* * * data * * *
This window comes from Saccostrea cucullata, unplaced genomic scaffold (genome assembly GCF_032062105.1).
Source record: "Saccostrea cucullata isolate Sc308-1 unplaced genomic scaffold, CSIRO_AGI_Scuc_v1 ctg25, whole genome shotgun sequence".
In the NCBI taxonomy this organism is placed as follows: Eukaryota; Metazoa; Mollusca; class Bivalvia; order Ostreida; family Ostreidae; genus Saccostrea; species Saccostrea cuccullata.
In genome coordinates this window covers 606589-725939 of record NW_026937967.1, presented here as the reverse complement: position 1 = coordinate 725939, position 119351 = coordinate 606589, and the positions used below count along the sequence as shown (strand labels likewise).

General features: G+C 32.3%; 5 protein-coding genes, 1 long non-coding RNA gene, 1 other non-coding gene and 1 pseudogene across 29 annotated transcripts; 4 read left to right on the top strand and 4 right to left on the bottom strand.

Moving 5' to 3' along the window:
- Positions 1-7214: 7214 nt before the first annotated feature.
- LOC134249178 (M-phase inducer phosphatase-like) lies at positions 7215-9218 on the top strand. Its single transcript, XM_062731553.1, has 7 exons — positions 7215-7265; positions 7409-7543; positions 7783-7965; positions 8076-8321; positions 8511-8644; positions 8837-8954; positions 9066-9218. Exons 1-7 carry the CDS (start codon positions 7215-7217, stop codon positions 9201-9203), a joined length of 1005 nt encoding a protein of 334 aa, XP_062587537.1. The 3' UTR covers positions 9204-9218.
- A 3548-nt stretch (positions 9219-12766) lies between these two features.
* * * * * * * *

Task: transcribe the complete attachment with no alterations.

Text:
This window comes from Saccostrea cucullata, unplaced genomic scaffold (genome assembly GCF_032062105.1).
Source record: "Saccostrea cucullata isolate Sc308-1 unplaced genomic scaffold, CSIRO_AGI_Scuc_v1 ctg25, whole genome shotgun sequence".
In the NCBI taxonomy this organism is placed as follows: Eukaryota; Metazoa; Mollusca; class Bivalvia; order Ostreida; family Ostreidae; genus Saccostrea; species Saccostrea cuccullata.
In genome coordinates this window covers 606589-725939 of record NW_026937967.1, presented here as the reverse complement: position 1 = coordinate 725939, position 119351 = coordinate 606589, and the positions used below count along the sequence as shown (strand labels likewise).

General features: G+C 32.3%; 5 protein-coding genes, 1 long non-coding RNA gene, 1 other non-coding gene and 1 pseudogene across 29 annotated transcripts; 4 read left to right on the top strand and 4 right to left on the bottom strand.

Moving 5' to 3' along the window:
- Positions 1-7214: 7214 nt before the first annotated feature.
- LOC134249178 (M-phase inducer phosphatase-like) lies at positions 7215-9218 on the top strand. Its single transcript, XM_062731553.1, has 7 exons — positions 7215-7265; positions 7409-7543; positions 7783-7965; positions 8076-8321; positions 8511-8644; positions 8837-8954; positions 9066-9218. Exons 1-7 carry the CDS (start codon positions 7215-7217, stop codon positions 9201-9203), a joined length of 1005 nt encoding a protein of 334 aa, XP_062587537.1. The 3' UTR covers positions 9204-9218.
- A 3548-nt stretch (positions 9219-12766) lies between these two features.